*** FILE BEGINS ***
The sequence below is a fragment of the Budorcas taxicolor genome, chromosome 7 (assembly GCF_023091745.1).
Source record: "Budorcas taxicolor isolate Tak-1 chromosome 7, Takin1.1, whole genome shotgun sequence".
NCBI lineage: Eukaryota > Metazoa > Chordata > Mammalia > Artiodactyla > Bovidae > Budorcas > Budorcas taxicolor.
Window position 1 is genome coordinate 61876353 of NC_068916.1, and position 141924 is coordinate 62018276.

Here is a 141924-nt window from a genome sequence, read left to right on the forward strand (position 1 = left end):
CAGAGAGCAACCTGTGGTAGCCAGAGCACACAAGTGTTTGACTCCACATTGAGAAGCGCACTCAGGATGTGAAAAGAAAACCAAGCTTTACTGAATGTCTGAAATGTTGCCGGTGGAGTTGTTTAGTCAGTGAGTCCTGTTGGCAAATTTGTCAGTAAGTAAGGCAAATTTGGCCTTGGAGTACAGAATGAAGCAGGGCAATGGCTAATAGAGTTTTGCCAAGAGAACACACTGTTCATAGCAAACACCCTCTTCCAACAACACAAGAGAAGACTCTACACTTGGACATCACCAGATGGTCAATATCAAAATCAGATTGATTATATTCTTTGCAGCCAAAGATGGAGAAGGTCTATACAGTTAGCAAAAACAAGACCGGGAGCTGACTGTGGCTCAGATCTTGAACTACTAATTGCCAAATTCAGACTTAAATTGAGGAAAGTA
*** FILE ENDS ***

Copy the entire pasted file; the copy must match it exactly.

The sequence below is a fragment of the Budorcas taxicolor genome, chromosome 7 (assembly GCF_023091745.1).
Source record: "Budorcas taxicolor isolate Tak-1 chromosome 7, Takin1.1, whole genome shotgun sequence".
NCBI lineage: Eukaryota > Metazoa > Chordata > Mammalia > Artiodactyla > Bovidae > Budorcas > Budorcas taxicolor.
Window position 1 is genome coordinate 61876353 of NC_068916.1, and position 141924 is coordinate 62018276.

Here is a 141924-nt window from a genome sequence, read left to right on the forward strand (position 1 = left end):
CAGAGAGCAACCTGTGGTAGCCAGAGCACACAAGTGTTTGACTCCACATTGAGAAGCGCACTCAGGATGTGAAAAGAAAACCAAGCTTTACTGAATGTCTGAAATGTTGCCGGTGGAGTTGTTTAGTCAGTGAGTCCTGTTGGCAAATTTGTCAGTAAGTAAGGCAAATTTGGCCTTGGAGTACAGAATGAAGCAGGGCAATGGCTAATAGAGTTTTGCCAAGAGAACACACTGTTCATAGCAAACACCCTCTTCCAACAACACAAGAGAAGACTCTACACTTGGACATCACCAGATGGTCAATATCAAAATCAGATTGATTATATTCTTTGCAGCCAAAGATGGAGAAGGTCTATACAGTTAGCAAAAACAAGACCGGGAGCTGACTGTGGCTCAGATCTTGAACTACTAATTGCCAAATTCAGACTTAAATTGAGGAAAGTA